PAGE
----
even after I had seasoned it and dimpled it with my fingers (a sensual experience if there ever was one), I decided enough was enough, and pre-heated my oven.

So much for Peter Reinhart’s preference for a flat, cripsy focaccia. I knew this was going to be a puffy beast (or, in Reinhart's words, "obnoxiously thick") before I even put it in the oven.

Although, to be fair, it did come out quite crispy – at least on the outside. It had a beautiful colour, and a nice, thin crust. The whole thing was very puffy, to be sure, but it wasn’t as overly chewy as I had feared. And the crumb? It was without contest the best I had ever made: cool and flavourful, and full of airy holes. So really, it doesn’t matter so much that I didn’t get this exactly right the first time: it was still a damn good bread.

I chose not to use overly strong toppings, so as not to mask the taste of the bread itself. I just drizzled on some extra-virgin olive oil, and sprinkled some fresh rosemary, fleur de sel, dried red pepper flakes, and freshly ground pepper. But this is definitely a bread I will make again and again, with endless variations. It’s certainly a lengthier process than the focaccias I’ve baked before, but the improvement is noticeable. Not that the previous focaccias were bad (I will happily continue making them on days when I’m short on time) – but this one is better.

The first third was eaten with vegetable soup. The second was eaten two days later, in delicious BLTs. I’m not sure what will happen to the last third, but I have a feeling we’ll be fighting over it: even though the bread isn’t quite as good as on the day it was made, it will still make killer toast.

I am one spoiled kitchen princess.

Wednesday, September 2, 2009

What happens in the kitchen stays in the kitchen - Torta alla Caprese

As I bake more often, I find myself growing a little better at covering up my little accidents.

For example, could you tell this cake exploded in the oven?

Actually, it didn’t explode: it erupted. Originally, this flourless chocolate cake is called a Torta alla Caprese, popularized in Quebec by the fabulous Josée di Stasio – but after this ordeal, we have renamed it Mount Vesuvius (you know, the volcano).

Laurent and I have often made this cake together. It’s often our go-to recipe when we need to bring dessert for a potluck. It’s both fluffy and rich, always moist, it keeps like a dream, and contains enough dark chocolate and caffeine to keep you jittery all night long. If I had to take one chocolate recipe with me on a desert island, this might just be it.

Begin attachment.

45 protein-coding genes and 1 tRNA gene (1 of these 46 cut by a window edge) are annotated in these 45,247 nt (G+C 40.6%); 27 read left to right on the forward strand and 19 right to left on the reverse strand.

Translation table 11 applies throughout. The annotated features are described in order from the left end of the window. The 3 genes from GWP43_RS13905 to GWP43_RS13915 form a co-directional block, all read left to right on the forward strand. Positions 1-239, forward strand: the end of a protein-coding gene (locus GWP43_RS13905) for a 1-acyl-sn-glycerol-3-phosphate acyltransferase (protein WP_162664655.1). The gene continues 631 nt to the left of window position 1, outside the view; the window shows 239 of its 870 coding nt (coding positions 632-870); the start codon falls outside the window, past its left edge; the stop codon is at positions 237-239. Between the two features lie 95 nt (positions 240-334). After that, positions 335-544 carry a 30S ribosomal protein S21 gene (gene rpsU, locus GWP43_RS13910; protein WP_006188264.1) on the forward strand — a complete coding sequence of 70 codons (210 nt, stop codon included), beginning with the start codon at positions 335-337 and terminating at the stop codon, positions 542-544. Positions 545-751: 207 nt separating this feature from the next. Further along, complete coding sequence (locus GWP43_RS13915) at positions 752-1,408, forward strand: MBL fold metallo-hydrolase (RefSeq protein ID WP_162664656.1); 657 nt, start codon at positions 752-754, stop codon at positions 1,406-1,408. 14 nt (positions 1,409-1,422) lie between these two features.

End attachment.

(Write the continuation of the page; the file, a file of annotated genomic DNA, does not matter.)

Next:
The Torta alla Caprese is also very simple to make. It has never let us down before, so I’m really quite confused about what happened this time. As the cake baked, the batter rose so much that it completely overflowed from the mould and covered it entirely. Laurent has been known to be a little heavy-handed with the baking powder, but this was ridiculous.

Well, a major trim with a small knife was enough to make the cake look just about normal again (and we got to eat all the leftover trimmings, tee hee). The people at the potluck never knew they were eating a wannabe-volcano.

Sorry for the poor quality of the picture, but we were in a hurry. I also wish I had a picture of a slice, so I could show you the cake’s wonderful texture. But it never made it back from the potluck, so you’ll just have to trust me: this torta is a pure delight. Go make it. Now.

The recipe is available here in French, but here’s a loose translation:

Torta alla Caprese
From Josée di Stasio’s Pasta et Cetera

Serves 8 to 10

200g (7 0z) dark chocolate, chopped
200g / 250ml (7 oz / 1 cup) butter
60ml (1/4 cup) espresso
280g / 500ml (9.5 oz / 2 cups) almond meal
1 tbsp baking powder
190g / 250ml sugar
5 large eggs
Cocoa or icing sugar, for dusting

Preheat oven to 180 ºC (350 ºF). Butter and flour a 25cm (10 inch) pie mould with a removable bottom.

In a double boiler, melt the butter and chocolate. Remove from heat, add the espresso and let cool.

In a medium bowl, combine the almond meal and the baking powder. Reserve.

In a large bowl, with an electric beater, whisk the whole eggs with the sugar until primrose in colour, about 5 minutes. Incorporate the almond mixture. Then incorporate the chocolate mixture.

Pour mixture into the prepared mould. Bake about 40 minutes, until the cake is firm to the touch. It will solidify further as it cools, so don’t worry if the center still looks a tad soft. Let cool in mould for at least 4 hours.

Dust with icing sugar or cocoa before serving.